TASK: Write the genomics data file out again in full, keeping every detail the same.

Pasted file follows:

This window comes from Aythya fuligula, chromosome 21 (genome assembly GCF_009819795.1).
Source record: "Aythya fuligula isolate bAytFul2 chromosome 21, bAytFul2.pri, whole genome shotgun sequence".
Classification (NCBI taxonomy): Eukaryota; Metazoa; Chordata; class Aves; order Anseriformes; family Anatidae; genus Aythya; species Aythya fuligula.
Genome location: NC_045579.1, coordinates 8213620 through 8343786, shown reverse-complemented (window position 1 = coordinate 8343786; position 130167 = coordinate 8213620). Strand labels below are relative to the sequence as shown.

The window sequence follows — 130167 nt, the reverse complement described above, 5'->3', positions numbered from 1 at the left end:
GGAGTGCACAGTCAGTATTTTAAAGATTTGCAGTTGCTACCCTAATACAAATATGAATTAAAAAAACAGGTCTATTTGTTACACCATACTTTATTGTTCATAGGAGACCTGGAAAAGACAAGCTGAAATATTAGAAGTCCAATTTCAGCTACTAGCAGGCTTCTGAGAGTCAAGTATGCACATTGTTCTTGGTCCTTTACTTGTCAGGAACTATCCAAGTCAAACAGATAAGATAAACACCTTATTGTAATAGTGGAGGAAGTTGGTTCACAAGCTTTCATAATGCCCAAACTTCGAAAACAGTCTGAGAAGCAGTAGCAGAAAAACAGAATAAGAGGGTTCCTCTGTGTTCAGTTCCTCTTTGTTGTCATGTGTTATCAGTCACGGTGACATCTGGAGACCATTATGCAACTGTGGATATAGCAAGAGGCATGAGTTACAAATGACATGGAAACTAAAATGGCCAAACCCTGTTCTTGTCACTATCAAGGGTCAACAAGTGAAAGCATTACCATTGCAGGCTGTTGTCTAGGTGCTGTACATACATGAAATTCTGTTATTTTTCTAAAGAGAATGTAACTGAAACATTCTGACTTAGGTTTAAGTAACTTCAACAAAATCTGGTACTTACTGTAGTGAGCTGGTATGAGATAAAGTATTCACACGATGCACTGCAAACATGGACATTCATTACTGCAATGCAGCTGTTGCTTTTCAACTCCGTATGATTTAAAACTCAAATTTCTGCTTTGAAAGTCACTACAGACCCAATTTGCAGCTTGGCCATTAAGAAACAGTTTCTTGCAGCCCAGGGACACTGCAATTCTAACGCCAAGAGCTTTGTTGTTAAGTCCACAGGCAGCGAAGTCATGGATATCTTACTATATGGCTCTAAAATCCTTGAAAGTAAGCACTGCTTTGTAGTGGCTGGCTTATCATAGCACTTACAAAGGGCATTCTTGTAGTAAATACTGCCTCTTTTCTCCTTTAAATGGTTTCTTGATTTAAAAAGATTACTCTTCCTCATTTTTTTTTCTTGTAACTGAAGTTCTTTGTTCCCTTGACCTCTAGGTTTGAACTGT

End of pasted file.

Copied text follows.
This window comes from Aythya fuligula, chromosome 21 (genome assembly GCF_009819795.1).
Source record: "Aythya fuligula isolate bAytFul2 chromosome 21, bAytFul2.pri, whole genome shotgun sequence".
Classification (NCBI taxonomy): Eukaryota; Metazoa; Chordata; class Aves; order Anseriformes; family Anatidae; genus Aythya; species Aythya fuligula.
Genome location: NC_045579.1, coordinates 8213620 through 8343786, shown reverse-complemented (window position 1 = coordinate 8343786; position 130167 = coordinate 8213620). Strand labels below are relative to the sequence as shown.

The window sequence follows — 130167 nt, the reverse complement described above, 5'->3', positions numbered from 1 at the left end:
GGAGTGCACAGTCAGTATTTTAAAGATTTGCAGTTGCTACCCTAATACAAATATGAATTAAAAAAACAGGTCTATTTGTTACACCATACTTTATTGTTCATAGGAGACCTGGAAAAGACAAGCTGAAATATTAGAAGTCCAATTTCAGCTACTAGCAGGCTTCTGAGAGTCAAGTATGCACATTGTTCTTGGTCCTTTACTTGTCAGGAACTATCCAAGTCAAACAGATAAGATAAACACCTTATTGTAATAGTGGAGGAAGTTGGTTCACAAGCTTTCATAATGCCCAAACTTCGAAAACAGTCTGAGAAGCAGTAGCAGAAAAACAGAATAAGAGGGTTCCTCTGTGTTCAGTTCCTCTTTGTTGTCATGTGTTATCAGTCACGGTGACATCTGGAGACCATTATGCAACTGTGGATATAGCAAGAGGCATGAGTTACAAATGACATGGAAACTAAAATGGCCAAACCCTGTTCTTGTCACTATCAAGGGTCAACAAGTGAAAGCATTACCATTGCAGGCTGTTGTCTAGGTGCTGTACATACATGAAATTCTGTTATTTTTCTAAAGAGAATGTAACTGAAACATTCTGACTTAGGTTTAAGTAACTTCAACAAAATCTGGTACTTACTGTAGTGAGCTGGTATGAGATAAAGTATTCACACGATGCACTGCAAACATGGACATTCATTACTGCAATGCAGCTGTTGCTTTTCAACTCCGTATGATTTAAAACTCAAATTTCTGCTTTGAAAGTCACTACAGACCCAATTTGCAGCTTGGCCATTAAGAAACAGTTTCTTGCAGCCCAGGGACACTGCAATTCTAACGCCAAGAGCTTTGTTGTTAAGTCCACAGGCAGCGAAGTCATGGATATCTTACTATATGGCTCTAAAATCCTTGAAAGTAAGCACTGCTTTGTAGTGGCTGGCTTATCATAGCACTTACAAAGGGCATTCTTGTAGTAAATACTGCCTCTTTTCTCCTTTAAATGGTTTCTTGATTTAAAAAGATTACTCTTCCTCATTTTTTTTTCTTGTAACTGAAGTTCTTTGTTCCCTTGACCTCTAGGTTTGAACTGT